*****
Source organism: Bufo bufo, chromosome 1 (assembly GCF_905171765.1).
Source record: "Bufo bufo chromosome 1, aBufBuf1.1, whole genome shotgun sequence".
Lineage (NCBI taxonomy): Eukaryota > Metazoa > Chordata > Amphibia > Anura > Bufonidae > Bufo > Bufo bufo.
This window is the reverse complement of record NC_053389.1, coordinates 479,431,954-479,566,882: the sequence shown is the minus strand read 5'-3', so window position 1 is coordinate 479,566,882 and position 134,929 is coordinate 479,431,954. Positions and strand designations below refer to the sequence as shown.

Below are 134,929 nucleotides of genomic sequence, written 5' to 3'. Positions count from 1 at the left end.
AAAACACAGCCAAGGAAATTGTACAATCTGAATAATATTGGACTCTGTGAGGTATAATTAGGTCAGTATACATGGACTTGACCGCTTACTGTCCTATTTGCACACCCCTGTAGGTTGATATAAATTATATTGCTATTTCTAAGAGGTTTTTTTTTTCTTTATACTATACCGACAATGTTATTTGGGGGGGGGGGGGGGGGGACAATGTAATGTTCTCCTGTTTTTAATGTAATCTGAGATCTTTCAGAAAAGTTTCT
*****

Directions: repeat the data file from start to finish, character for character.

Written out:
Source organism: Bufo bufo, chromosome 1 (assembly GCF_905171765.1).
Source record: "Bufo bufo chromosome 1, aBufBuf1.1, whole genome shotgun sequence".
Lineage (NCBI taxonomy): Eukaryota > Metazoa > Chordata > Amphibia > Anura > Bufonidae > Bufo > Bufo bufo.
This window is the reverse complement of record NC_053389.1, coordinates 479,431,954-479,566,882: the sequence shown is the minus strand read 5'-3', so window position 1 is coordinate 479,566,882 and position 134,929 is coordinate 479,431,954. Positions and strand designations below refer to the sequence as shown.

Below are 134,929 nucleotides of genomic sequence, written 5' to 3'. Positions count from 1 at the left end.
AAAACACAGCCAAGGAAATTGTACAATCTGAATAATATTGGACTCTGTGAGGTATAATTAGGTCAGTATACATGGACTTGACCGCTTACTGTCCTATTTGCACACCCCTGTAGGTTGATATAAATTATATTGCTATTTCTAAGAGGTTTTTTTTTTCTTTATACTATACCGACAATGTTATTTGGGGGGGGGGGGGGGGGGACAATGTAATGTTCTCCTGTTTTTAATGTAATCTGAGATCTTTCAGAAAAGTTTCT